News Archive (1999-2012) | 2013-current at LinuxGizmos | Current Tech News Portal |    About   

Android security flaws found

Mar 6, 2008 — by LinuxDevices Staff — from the LinuxDevices Archive — 1 views

Google's Android software development kit is using several outdated and vulnerable open-source image processing libraries, according to an alert from Core Security. The security software specialist says it found eight different vulnerabilities in the Android SDK, which is currently in beta.

In an advisory released Mar. 4, Core Security identified several exploitable heap overflows and integer overflows haunting Android, Google's Java-based middleware and application software stack for mobile phones running Linux. The firm warned, “Several vulnerabilities have been found in Android's core libraries for processing graphic content in some of the most-used image formats (PNG, GIF, and BMP). While some of these vulnerabilities stem from the use of outdated and vulnerable open-source image processing libraries, other were introduced by native Android code that uses them, or that implements new functionality.”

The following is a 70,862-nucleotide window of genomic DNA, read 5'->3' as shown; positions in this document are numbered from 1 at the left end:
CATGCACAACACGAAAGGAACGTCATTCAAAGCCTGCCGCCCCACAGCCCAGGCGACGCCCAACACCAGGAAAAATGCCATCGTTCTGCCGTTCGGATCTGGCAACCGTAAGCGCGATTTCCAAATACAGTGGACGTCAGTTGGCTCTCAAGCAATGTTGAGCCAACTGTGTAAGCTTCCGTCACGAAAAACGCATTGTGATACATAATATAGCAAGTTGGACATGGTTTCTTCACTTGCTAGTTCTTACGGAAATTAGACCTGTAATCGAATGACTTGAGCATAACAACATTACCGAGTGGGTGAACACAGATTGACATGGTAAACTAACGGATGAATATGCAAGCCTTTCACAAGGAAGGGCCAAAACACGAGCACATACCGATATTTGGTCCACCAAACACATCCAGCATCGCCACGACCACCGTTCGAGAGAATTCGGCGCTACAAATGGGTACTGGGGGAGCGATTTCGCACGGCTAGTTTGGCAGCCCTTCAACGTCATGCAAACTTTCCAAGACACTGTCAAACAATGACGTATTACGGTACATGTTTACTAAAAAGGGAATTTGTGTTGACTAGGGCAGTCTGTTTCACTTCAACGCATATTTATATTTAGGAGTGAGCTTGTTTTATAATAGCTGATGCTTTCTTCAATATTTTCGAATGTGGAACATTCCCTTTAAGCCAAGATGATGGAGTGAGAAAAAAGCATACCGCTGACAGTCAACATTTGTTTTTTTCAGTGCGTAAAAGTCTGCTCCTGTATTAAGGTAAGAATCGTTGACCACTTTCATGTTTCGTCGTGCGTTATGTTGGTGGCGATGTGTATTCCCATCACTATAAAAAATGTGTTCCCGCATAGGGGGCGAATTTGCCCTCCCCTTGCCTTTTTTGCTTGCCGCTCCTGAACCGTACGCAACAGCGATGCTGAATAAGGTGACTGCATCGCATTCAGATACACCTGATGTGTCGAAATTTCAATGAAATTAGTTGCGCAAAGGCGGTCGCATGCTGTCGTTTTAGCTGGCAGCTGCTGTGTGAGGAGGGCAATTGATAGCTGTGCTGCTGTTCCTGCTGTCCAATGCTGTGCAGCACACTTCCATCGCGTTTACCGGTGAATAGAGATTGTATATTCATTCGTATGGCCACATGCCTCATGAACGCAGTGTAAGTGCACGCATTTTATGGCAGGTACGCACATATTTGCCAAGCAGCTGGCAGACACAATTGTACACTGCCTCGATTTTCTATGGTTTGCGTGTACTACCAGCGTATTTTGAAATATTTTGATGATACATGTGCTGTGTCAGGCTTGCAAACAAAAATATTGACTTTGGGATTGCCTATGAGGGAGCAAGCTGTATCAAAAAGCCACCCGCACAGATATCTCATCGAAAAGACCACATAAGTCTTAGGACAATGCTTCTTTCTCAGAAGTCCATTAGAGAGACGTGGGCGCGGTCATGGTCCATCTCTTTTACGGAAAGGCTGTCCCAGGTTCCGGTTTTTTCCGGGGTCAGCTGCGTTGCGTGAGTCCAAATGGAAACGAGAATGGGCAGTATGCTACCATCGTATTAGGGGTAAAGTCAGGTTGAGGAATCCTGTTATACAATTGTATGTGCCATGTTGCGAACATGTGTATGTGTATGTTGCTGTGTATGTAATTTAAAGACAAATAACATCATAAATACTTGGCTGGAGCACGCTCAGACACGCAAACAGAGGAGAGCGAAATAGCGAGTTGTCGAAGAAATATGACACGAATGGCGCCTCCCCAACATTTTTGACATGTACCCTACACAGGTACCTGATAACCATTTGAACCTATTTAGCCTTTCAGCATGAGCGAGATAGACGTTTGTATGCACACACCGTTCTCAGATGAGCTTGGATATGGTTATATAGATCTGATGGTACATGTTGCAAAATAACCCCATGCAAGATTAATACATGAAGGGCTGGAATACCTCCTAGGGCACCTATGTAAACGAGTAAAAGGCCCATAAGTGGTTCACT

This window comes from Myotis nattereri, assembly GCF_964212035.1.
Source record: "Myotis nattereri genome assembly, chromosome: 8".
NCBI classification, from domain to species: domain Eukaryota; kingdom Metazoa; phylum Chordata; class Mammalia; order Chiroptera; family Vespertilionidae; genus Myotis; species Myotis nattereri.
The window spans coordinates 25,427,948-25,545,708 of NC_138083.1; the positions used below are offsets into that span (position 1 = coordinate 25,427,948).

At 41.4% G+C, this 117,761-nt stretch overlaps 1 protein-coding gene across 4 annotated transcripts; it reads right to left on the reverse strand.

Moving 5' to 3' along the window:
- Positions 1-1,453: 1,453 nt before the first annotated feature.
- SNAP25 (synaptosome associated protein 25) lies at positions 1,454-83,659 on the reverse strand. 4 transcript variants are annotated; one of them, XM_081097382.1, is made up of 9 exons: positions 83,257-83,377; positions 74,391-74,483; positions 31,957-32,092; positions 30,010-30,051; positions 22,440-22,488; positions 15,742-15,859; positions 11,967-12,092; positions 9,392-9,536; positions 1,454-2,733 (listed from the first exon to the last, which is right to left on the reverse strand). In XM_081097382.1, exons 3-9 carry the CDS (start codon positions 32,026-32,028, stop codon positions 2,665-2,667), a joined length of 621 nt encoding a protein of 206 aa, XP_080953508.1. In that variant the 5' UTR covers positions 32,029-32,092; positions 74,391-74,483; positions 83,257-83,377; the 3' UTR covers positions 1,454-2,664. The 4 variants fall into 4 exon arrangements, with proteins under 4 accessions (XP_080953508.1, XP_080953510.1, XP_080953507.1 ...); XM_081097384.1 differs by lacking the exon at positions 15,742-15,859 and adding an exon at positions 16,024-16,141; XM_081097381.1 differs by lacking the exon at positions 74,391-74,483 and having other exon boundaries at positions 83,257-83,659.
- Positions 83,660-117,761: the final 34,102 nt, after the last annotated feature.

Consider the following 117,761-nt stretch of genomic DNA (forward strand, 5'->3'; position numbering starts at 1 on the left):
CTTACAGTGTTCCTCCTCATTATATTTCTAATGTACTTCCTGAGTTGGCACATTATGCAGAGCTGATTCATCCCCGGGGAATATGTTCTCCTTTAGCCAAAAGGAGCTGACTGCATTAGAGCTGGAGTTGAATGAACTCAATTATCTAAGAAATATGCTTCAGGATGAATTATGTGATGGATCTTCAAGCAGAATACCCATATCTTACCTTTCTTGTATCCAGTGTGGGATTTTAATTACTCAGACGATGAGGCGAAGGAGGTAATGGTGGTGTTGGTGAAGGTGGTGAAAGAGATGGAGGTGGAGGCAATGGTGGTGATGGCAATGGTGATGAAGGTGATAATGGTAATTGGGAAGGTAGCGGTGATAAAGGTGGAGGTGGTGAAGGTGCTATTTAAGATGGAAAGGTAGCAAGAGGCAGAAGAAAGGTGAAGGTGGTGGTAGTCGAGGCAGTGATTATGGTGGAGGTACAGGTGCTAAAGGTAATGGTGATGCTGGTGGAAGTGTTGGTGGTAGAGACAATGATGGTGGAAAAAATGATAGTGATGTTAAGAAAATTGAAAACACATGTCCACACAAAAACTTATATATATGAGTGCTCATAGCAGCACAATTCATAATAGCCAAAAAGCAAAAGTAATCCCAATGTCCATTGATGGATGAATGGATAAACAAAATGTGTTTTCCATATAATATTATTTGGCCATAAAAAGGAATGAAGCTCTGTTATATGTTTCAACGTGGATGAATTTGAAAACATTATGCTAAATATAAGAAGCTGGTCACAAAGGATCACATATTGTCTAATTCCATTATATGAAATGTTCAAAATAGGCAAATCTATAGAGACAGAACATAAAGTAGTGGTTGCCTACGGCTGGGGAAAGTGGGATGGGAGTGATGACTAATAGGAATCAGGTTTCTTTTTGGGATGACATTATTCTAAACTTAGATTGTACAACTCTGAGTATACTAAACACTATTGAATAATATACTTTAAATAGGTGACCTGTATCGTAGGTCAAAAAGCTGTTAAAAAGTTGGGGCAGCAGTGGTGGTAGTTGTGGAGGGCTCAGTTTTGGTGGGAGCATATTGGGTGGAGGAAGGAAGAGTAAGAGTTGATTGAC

Although the Android project is currently in a development phase and has not yet made an official release, Core Security noted that several mobile chip vendors have released prototype phones built with early releases of Android.

On the Android Developers Blog, developer advocate Jason Chen confirmed “a security issue involving handling of image files” that has been fixed with the recently updated Android m5-rc15.

Further details about the discovery can be found in an eWEEK story, here.

This article was originally published on and has been donated to the open source community by QuinStreet Inc. Please visit for up-to-date news and articles about Linux and open source.

Comments are closed.